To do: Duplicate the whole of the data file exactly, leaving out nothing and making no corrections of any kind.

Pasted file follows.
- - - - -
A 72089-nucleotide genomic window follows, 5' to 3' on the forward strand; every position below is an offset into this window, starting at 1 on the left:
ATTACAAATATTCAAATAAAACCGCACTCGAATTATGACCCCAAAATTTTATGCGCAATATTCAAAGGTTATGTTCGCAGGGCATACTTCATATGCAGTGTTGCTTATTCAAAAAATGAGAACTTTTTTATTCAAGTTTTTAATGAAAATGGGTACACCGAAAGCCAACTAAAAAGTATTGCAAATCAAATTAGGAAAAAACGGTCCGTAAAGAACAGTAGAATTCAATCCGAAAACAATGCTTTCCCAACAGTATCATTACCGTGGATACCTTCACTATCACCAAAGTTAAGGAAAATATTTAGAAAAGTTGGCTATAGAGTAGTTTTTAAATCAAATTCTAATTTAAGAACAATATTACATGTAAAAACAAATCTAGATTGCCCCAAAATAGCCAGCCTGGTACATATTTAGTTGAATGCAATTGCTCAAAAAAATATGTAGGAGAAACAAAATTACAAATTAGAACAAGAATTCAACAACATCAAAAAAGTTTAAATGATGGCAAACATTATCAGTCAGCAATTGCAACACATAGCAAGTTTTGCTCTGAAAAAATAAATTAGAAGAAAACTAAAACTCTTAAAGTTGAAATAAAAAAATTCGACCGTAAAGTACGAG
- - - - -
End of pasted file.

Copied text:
A 72089-nucleotide genomic window follows, 5' to 3' on the forward strand; every position below is an offset into this window, starting at 1 on the left:
ATTACAAATATTCAAATAAAACCGCACTCGAATTATGACCCCAAAATTTTATGCGCAATATTCAAAGGTTATGTTCGCAGGGCATACTTCATATGCAGTGTTGCTTATTCAAAAAATGAGAACTTTTTTATTCAAGTTTTTAATGAAAATGGGTACACCGAAAGCCAACTAAAAAGTATTGCAAATCAAATTAGGAAAAAACGGTCCGTAAAGAACAGTAGAATTCAATCCGAAAACAATGCTTTCCCAACAGTATCATTACCGTGGATACCTTCACTATCACCAAAGTTAAGGAAAATATTTAGAAAAGTTGGCTATAGAGTAGTTTTTAAATCAAATTCTAATTTAAGAACAATATTACATGTAAAAACAAATCTAGATTGCCCCAAAATAGCCAGCCTGGTACATATTTAGTTGAATGCAATTGCTCAAAAAAATATGTAGGAGAAACAAAATTACAAATTAGAACAAGAATTCAACAACATCAAAAAAGTTTAAATGATGGCAAACATTATCAGTCAGCAATTGCAACACATAGCAAGTTTTGCTCTGAAAAAATAAATTAGAAGAAAACTAAAACTCTTAAAGTTGAAATAAAAAAATTCGACCGTAAAGTACGAG